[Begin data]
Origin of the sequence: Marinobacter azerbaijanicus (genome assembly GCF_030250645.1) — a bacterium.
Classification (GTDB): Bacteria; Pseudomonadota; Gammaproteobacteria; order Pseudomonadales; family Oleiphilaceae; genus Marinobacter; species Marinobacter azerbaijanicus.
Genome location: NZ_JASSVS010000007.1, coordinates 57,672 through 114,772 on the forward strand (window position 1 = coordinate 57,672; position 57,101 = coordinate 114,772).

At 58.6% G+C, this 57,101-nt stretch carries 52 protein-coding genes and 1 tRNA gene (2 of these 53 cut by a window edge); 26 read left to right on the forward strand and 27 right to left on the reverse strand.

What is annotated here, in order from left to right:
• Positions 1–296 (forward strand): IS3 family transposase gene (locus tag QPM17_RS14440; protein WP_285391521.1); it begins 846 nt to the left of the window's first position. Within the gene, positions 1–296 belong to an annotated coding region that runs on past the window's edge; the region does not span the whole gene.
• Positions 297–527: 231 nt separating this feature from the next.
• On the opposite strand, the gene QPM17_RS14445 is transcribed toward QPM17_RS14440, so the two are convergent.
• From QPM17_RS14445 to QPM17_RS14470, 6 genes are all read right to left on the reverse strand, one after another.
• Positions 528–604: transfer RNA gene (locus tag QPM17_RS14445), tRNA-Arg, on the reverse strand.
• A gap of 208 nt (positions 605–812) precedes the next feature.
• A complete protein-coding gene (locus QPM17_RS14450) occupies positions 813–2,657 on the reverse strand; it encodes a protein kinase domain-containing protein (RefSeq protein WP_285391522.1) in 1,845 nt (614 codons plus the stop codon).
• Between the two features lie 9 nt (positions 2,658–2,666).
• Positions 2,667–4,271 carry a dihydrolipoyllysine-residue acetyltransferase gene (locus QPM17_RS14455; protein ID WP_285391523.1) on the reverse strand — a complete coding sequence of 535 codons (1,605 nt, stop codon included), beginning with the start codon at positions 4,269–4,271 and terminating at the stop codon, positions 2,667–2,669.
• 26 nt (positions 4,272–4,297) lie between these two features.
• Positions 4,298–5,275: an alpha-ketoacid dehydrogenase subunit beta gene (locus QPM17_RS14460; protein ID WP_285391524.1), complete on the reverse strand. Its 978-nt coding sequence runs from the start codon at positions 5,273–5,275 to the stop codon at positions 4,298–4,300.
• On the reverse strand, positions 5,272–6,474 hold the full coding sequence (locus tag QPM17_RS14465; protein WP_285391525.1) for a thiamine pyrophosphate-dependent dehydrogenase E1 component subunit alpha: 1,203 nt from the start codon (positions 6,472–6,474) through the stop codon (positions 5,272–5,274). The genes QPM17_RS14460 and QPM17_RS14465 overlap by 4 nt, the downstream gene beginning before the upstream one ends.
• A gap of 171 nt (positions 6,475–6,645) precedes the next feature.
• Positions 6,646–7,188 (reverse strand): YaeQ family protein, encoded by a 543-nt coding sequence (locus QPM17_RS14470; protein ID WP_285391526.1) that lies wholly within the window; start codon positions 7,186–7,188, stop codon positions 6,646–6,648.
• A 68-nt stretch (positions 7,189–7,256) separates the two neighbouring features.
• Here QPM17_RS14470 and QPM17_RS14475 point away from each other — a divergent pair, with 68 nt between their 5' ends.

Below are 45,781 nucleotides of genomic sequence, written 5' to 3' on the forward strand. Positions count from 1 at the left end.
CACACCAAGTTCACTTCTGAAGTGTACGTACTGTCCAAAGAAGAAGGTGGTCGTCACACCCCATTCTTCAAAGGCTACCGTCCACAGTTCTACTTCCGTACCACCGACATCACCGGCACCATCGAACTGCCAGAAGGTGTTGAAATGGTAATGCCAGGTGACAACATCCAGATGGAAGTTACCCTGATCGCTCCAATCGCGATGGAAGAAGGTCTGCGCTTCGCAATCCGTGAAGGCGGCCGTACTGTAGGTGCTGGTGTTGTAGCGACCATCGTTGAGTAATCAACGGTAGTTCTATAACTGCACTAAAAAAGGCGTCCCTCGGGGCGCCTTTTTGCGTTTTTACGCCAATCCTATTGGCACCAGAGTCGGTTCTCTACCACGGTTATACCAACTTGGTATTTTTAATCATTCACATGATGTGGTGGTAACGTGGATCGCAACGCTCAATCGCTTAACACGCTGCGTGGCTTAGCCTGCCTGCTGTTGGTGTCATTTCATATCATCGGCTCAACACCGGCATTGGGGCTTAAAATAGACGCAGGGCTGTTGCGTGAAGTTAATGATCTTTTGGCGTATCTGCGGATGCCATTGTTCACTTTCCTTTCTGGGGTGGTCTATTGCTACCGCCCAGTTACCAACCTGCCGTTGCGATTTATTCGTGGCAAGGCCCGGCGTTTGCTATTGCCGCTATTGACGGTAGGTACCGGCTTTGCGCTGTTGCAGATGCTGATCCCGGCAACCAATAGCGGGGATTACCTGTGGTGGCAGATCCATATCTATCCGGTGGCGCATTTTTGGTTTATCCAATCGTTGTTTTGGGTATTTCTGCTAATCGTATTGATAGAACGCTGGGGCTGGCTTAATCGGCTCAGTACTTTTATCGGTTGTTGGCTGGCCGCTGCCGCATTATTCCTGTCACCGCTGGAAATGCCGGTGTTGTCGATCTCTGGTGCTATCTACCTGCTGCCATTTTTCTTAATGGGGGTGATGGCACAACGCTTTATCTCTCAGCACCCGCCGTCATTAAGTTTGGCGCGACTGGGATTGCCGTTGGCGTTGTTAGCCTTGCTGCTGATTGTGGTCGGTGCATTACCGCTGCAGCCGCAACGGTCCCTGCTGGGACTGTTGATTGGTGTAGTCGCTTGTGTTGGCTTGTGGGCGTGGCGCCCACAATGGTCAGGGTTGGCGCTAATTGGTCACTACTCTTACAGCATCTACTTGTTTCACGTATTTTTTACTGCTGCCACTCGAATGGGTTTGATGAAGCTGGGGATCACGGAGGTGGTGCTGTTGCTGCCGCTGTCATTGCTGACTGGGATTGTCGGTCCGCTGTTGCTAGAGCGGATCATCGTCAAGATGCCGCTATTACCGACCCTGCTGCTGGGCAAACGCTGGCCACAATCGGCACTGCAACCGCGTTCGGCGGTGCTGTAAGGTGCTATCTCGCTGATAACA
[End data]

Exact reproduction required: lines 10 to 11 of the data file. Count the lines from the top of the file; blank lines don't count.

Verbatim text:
• Positions 528–604: transfer RNA gene (locus tag QPM17_RS14445), tRNA-Arg, on the reverse strand.
• A gap of 208 nt (positions 605–812) precedes the next feature.